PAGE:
Hiding your intent in the public, cloaking technique used by teens documented

Danah Boyd post on Pew's report on report on Social, Media, and Privacy and she closes with this paragraph.

Over the last few years, I’ve watched as teens have given up on controlling access to content. It’s too hard, too frustrating, and technology simply can’t fix the power issues. Instead, what they’ve been doing is focusing on controlling access to meaning. A comment might look like it means one thing, when in fact it means something quite different. By cloaking their accessible content, teens reclaim power over those who they know who are surveilling them. This practice is still only really emerging en masse, so I was delighted that Pew could put numbers to it. I should note that, as Instagram grows, I’m seeing more and more of this. A picture of a donut may not be about a donut. While adults worry about how teens’ demographic data might be used, teens are becoming much more savvy at finding ways to encode their content and achieve privacy in public.

This technique of cloaking is not anything new.  The Chinese micro bloggers have learned to use this method to say things that don't trip censorship filters.

Pew report says

Other privacy protecting and obscuring behaviors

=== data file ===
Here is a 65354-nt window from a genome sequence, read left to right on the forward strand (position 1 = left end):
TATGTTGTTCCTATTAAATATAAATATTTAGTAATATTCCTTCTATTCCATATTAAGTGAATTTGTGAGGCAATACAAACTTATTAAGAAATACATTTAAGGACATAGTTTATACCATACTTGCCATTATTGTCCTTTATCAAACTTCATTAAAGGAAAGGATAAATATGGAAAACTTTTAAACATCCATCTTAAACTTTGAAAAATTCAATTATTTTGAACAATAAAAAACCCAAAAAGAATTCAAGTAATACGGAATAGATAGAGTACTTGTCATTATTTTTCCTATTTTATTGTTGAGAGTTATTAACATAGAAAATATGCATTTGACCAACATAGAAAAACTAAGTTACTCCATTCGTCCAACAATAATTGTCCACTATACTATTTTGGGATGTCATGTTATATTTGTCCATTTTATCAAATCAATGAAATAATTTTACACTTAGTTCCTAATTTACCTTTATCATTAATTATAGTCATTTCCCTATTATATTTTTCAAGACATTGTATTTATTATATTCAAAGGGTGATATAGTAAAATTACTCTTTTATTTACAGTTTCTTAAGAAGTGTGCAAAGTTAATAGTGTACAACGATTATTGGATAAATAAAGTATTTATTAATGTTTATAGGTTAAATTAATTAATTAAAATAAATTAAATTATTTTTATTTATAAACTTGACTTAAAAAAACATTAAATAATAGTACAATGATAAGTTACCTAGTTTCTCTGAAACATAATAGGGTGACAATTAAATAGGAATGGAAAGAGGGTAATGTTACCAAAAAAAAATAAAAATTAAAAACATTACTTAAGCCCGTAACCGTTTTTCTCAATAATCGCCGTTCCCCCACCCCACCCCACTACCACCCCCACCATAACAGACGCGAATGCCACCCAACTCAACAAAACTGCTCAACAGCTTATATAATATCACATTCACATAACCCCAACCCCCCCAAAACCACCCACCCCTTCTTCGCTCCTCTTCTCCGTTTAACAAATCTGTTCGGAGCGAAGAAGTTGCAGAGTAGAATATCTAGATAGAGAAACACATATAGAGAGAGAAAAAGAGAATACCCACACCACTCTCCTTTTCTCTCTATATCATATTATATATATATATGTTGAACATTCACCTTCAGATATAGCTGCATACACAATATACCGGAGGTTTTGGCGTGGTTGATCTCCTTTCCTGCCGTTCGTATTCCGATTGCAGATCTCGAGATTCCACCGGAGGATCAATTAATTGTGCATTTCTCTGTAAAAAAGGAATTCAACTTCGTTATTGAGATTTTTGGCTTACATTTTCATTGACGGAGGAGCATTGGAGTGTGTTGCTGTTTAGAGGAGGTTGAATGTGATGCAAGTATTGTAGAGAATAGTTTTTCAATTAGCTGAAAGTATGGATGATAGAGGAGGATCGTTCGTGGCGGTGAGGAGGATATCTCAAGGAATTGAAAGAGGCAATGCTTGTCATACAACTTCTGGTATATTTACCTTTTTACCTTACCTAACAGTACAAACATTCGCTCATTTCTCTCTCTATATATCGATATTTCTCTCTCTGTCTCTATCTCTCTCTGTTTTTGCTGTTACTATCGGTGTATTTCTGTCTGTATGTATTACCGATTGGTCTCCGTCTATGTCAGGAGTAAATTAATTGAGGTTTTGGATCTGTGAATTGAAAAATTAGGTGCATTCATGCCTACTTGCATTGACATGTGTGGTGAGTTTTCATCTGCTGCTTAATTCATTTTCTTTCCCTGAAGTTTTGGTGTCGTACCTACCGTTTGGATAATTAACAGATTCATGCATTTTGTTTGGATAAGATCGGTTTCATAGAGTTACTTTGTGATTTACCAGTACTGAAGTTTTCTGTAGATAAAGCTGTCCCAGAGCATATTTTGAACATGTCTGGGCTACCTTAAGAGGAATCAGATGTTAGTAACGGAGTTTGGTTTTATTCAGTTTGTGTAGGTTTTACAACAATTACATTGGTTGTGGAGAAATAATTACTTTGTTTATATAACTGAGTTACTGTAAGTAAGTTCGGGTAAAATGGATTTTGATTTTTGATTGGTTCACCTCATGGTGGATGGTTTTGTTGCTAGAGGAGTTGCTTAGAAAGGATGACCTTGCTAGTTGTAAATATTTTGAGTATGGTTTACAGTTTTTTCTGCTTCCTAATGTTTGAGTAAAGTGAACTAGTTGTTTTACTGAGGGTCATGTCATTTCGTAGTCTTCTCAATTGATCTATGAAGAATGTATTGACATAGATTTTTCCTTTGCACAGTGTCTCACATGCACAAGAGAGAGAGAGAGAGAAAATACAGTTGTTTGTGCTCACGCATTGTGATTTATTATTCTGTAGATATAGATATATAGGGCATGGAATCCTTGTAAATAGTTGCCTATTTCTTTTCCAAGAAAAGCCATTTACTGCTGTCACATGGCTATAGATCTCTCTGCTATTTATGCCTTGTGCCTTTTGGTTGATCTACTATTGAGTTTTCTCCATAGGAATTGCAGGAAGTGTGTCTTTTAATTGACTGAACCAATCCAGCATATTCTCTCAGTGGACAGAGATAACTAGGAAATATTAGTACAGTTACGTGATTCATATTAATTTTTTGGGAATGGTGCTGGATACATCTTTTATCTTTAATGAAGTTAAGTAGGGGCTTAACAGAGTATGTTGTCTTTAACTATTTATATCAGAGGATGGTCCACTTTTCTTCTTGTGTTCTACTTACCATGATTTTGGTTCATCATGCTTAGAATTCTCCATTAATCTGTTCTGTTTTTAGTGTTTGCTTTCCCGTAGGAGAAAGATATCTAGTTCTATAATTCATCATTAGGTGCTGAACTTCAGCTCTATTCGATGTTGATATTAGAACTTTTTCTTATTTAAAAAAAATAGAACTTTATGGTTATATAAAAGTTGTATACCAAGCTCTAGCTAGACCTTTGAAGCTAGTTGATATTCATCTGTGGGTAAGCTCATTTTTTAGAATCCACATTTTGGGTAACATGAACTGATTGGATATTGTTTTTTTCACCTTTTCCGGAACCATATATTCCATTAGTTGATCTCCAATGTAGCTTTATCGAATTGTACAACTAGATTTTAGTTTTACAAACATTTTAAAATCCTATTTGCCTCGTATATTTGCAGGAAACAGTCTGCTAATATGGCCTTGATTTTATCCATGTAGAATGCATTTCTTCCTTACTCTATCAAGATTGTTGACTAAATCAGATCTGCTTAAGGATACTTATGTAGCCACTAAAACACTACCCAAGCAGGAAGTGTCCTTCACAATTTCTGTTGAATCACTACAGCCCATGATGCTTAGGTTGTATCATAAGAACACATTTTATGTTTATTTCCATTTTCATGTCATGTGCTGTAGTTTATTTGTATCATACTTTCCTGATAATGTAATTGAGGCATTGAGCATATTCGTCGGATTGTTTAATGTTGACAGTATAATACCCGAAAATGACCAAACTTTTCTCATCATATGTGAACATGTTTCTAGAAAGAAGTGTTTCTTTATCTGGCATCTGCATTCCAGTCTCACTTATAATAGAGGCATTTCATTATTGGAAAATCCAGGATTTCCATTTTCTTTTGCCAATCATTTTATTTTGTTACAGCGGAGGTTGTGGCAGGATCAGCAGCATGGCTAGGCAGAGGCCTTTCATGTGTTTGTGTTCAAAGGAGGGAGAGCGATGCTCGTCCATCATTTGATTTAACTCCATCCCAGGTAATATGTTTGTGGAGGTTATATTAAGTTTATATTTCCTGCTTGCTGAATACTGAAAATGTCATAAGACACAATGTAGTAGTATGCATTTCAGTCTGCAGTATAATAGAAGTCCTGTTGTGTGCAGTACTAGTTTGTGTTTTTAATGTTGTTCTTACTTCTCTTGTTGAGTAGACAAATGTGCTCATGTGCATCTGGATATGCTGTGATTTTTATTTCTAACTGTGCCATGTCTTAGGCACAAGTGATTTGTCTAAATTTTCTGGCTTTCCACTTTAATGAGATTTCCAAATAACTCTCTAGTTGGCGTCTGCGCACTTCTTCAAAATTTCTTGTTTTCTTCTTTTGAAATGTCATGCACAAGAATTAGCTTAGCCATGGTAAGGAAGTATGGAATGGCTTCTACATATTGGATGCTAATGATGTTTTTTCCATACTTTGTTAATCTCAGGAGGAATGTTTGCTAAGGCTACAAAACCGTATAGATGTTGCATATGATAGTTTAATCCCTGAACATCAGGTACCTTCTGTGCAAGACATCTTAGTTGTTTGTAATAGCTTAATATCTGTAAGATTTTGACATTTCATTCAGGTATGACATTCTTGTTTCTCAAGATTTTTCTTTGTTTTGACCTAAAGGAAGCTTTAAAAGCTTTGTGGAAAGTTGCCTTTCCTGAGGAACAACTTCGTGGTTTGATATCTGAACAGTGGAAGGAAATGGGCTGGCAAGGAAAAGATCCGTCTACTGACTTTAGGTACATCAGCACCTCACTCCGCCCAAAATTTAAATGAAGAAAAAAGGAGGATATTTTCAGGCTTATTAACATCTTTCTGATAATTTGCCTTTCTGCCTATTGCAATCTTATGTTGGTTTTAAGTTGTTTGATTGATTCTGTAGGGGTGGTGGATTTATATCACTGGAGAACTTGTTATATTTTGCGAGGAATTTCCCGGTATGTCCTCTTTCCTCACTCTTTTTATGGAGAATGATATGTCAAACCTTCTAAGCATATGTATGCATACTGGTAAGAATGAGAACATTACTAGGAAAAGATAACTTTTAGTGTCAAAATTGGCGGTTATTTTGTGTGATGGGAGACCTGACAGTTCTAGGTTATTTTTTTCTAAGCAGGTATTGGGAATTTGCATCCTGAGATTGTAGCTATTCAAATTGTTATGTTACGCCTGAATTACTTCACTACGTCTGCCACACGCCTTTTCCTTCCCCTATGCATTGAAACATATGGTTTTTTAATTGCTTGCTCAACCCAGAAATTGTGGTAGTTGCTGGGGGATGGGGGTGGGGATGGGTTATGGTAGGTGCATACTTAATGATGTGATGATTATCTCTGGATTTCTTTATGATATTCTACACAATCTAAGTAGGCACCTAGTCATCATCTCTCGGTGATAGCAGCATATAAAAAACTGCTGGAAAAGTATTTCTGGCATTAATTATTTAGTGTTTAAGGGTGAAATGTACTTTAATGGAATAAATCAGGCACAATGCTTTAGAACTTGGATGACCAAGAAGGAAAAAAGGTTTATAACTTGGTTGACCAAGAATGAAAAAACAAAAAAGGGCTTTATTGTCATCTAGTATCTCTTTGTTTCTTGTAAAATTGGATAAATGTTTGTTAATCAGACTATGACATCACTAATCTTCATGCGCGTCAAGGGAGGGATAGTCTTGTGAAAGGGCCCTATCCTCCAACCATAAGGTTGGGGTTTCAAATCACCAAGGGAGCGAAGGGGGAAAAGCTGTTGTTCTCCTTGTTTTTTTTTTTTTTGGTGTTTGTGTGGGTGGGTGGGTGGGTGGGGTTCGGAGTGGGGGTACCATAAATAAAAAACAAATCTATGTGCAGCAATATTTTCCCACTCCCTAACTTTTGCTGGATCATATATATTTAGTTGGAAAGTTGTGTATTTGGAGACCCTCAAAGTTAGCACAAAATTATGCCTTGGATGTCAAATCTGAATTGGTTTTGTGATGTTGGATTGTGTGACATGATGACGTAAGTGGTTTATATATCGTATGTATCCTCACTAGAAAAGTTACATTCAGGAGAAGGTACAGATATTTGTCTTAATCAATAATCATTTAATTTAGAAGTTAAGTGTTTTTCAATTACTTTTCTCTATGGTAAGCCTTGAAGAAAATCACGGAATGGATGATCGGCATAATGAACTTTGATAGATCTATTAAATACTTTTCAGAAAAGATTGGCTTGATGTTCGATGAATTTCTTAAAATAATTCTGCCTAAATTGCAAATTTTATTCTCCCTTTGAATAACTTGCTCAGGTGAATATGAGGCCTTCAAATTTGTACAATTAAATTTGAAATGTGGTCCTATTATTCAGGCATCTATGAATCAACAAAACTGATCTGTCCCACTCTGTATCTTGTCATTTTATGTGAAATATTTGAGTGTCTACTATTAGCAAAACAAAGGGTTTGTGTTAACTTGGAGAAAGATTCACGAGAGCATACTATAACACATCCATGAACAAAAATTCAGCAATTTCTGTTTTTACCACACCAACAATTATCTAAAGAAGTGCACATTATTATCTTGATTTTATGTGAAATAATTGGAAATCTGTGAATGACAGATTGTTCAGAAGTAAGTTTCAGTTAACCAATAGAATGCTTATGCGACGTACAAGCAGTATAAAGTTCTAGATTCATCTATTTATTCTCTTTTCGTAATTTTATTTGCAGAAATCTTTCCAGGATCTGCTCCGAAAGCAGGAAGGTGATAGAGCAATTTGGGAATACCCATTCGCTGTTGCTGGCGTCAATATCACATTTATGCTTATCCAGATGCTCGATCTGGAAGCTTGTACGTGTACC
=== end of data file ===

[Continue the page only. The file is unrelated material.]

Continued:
Many teen social media users will make the content they share more private by obscuring some of their updates and posts, sharing inside jokes and other coded messages that only certain friends will understand; 58% of teen social media users say they share inside jokes or cloak their messages in some way.45 Older teens are considerably more likely than younger teens to say that they share inside jokes and coded messages that only some of their friends understand (62% vs. 46%). Girls and boys are equally likely to post inside jokes and coded messages, as are teens across all socioeconomic groups 

In the data center world this is no different than inside jokes.

An in-joke, also known as an inside joke or in joke, is a joke whose humour is clear only to people who are in a particular social group, occupation, or other community of common understanding. It is an esoteric joke which is humorous only to those who know the situation behind it.

In-jokes may exist within a small social clique, such as a group of friends, or extend to an entire profession such as the film or professional wrestling industries, or a particular sporting endeavour. Even an ethnic or religious group may have its own in-jokes.[1]

 I often use this same cloaking technique as I can say things to a specific set of readers that to others just looks like a regular blog post. :-)